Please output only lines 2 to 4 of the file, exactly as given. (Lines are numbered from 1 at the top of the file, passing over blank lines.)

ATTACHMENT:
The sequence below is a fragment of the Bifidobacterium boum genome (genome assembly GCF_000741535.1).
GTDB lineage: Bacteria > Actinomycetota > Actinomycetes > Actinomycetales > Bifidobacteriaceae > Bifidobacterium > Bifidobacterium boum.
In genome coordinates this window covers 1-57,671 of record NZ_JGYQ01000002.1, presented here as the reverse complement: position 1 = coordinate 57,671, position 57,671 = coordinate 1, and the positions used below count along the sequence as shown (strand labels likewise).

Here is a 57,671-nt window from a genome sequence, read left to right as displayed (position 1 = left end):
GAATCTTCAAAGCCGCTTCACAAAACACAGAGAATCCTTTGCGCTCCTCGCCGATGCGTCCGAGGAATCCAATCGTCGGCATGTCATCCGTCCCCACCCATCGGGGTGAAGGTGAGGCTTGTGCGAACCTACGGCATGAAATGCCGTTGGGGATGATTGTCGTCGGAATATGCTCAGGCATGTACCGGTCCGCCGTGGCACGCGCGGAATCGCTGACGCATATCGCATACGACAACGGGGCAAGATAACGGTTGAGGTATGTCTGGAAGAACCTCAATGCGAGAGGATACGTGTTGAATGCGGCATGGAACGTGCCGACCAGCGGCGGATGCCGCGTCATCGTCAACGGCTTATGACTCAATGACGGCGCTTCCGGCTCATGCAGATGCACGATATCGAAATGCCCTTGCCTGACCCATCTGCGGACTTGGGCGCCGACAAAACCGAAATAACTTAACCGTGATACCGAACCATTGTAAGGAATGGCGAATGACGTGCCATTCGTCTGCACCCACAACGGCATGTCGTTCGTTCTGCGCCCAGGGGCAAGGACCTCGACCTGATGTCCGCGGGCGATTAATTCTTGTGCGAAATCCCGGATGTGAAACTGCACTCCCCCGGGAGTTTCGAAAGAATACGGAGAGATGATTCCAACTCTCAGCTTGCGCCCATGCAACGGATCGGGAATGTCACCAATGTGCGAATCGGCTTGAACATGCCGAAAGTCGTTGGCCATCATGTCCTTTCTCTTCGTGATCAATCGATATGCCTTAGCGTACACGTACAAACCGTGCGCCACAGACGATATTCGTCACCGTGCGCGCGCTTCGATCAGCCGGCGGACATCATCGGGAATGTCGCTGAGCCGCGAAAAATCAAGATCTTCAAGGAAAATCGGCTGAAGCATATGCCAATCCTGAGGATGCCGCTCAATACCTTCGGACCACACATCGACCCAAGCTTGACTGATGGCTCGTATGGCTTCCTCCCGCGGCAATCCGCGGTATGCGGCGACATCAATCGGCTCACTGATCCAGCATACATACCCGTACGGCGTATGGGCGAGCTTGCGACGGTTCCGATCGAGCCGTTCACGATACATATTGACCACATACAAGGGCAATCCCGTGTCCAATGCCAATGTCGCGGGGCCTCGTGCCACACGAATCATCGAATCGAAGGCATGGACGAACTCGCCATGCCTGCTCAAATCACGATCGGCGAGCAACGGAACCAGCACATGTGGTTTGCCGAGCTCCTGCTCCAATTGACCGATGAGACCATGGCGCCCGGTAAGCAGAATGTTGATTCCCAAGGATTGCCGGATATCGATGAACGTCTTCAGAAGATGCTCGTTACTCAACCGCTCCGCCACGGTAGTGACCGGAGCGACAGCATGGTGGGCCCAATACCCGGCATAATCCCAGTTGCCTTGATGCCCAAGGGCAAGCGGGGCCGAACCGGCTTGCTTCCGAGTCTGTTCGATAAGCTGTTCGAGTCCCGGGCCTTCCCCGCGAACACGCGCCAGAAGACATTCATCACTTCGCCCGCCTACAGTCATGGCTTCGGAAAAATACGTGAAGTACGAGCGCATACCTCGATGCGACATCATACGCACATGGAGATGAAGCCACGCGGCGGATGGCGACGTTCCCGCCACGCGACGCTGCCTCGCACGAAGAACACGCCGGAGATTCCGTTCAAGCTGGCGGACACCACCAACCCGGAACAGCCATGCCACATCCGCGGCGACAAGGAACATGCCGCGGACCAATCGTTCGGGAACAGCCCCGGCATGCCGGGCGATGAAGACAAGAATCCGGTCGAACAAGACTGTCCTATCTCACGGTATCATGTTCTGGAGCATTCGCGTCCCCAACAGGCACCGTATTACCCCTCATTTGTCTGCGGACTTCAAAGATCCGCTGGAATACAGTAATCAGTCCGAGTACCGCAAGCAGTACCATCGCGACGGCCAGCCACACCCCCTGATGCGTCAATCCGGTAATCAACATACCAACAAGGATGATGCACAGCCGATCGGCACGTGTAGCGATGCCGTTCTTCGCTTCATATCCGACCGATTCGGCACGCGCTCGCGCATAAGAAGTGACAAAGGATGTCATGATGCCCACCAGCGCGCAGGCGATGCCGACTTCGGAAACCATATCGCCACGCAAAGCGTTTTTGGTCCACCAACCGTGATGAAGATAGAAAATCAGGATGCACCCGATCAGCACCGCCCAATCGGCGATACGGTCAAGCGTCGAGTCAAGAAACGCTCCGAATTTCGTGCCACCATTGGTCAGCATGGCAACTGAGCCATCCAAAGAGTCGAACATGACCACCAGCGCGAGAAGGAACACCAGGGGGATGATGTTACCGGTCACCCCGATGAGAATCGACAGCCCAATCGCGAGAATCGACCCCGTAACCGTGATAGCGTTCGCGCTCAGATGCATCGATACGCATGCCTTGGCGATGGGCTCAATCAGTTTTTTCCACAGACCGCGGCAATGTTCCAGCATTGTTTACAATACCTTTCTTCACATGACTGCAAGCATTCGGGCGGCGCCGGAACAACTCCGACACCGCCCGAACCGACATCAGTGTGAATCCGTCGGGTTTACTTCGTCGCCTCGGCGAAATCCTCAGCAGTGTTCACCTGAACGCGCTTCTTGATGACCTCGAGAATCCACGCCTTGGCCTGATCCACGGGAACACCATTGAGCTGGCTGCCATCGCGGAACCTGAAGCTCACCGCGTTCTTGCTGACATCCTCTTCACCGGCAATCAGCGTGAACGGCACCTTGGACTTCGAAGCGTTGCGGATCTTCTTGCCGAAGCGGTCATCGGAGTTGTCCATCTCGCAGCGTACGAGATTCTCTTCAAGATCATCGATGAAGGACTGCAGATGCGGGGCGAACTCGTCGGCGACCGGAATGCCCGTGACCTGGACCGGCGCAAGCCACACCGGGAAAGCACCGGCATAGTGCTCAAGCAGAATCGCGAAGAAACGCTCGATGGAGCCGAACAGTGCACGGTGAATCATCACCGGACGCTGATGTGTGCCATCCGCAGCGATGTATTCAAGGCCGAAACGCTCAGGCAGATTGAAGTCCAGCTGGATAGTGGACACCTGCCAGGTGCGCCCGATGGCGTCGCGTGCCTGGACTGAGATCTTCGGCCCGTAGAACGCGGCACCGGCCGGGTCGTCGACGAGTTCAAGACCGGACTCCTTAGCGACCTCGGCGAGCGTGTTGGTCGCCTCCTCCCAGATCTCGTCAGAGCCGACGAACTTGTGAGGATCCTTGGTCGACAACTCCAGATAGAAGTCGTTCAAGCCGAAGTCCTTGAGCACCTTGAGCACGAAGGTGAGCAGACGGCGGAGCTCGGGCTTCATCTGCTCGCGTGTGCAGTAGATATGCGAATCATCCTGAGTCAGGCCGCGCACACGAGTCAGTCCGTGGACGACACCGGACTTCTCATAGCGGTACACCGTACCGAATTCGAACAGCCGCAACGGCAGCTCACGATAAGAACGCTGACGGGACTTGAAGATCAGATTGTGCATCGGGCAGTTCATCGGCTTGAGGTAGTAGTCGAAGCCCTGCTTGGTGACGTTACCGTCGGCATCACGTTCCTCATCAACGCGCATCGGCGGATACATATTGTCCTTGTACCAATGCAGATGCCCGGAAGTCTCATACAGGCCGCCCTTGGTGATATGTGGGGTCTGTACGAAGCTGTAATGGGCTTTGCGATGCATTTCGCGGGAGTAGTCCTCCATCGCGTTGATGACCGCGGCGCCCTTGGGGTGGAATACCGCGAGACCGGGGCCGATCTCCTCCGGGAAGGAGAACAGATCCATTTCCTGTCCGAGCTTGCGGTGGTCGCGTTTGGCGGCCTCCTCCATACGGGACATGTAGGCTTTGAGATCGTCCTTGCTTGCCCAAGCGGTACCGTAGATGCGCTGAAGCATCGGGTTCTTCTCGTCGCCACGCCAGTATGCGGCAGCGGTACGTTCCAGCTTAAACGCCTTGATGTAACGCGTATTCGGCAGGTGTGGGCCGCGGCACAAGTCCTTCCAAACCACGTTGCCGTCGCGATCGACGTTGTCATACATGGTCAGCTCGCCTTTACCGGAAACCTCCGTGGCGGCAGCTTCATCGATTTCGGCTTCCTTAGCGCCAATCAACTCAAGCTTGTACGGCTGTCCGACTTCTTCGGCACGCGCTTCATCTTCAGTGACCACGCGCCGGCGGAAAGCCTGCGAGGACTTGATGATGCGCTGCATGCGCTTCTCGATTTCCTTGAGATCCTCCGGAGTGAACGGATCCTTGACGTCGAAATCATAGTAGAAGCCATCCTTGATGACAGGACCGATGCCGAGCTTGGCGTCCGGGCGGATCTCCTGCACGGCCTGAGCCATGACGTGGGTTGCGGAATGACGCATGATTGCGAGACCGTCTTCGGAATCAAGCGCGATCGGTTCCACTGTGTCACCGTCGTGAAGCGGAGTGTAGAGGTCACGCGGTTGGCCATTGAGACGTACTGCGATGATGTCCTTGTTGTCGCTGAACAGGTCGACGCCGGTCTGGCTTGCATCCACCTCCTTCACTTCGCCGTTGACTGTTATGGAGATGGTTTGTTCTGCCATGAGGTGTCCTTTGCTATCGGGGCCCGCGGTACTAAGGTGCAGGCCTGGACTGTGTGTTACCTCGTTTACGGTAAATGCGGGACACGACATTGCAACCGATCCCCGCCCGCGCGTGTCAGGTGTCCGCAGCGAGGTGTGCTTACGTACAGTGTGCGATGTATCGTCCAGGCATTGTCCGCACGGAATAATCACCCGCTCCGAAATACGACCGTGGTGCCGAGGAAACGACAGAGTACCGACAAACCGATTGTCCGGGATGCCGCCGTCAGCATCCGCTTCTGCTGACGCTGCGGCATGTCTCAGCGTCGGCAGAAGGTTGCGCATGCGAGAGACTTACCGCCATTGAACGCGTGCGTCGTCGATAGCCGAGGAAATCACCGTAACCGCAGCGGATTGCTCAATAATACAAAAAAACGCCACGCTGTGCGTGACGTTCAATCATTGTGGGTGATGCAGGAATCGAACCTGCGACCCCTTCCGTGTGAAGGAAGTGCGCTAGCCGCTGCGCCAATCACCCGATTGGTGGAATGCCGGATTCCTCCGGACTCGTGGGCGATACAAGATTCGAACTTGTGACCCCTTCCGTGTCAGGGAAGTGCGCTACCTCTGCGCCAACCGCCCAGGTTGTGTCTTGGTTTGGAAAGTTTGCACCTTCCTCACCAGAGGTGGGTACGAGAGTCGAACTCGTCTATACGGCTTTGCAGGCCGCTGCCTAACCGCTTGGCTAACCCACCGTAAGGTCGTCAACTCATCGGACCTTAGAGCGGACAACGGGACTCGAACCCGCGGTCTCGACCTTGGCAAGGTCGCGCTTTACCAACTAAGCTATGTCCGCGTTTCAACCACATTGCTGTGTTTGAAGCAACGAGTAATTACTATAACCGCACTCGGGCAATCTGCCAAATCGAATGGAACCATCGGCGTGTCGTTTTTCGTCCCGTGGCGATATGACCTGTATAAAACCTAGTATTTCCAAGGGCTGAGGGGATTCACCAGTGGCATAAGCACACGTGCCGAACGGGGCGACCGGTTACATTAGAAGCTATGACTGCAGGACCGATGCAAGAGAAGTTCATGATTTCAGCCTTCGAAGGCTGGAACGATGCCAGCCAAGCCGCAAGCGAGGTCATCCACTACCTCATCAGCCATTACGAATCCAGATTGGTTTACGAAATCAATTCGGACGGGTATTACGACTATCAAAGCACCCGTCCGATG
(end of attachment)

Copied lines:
GTDB lineage: Bacteria > Actinomycetota > Actinomycetes > Actinomycetales > Bifidobacteriaceae > Bifidobacterium > Bifidobacterium boum.
In genome coordinates this window covers 1-57,671 of record NZ_JGYQ01000002.1, presented here as the reverse complement: position 1 = coordinate 57,671, position 57,671 = coordinate 1, and the positions used below count along the sequence as shown (strand labels likewise).

Here is a 57,671-nt window from a genome sequence, read left to right as displayed (position 1 = left end):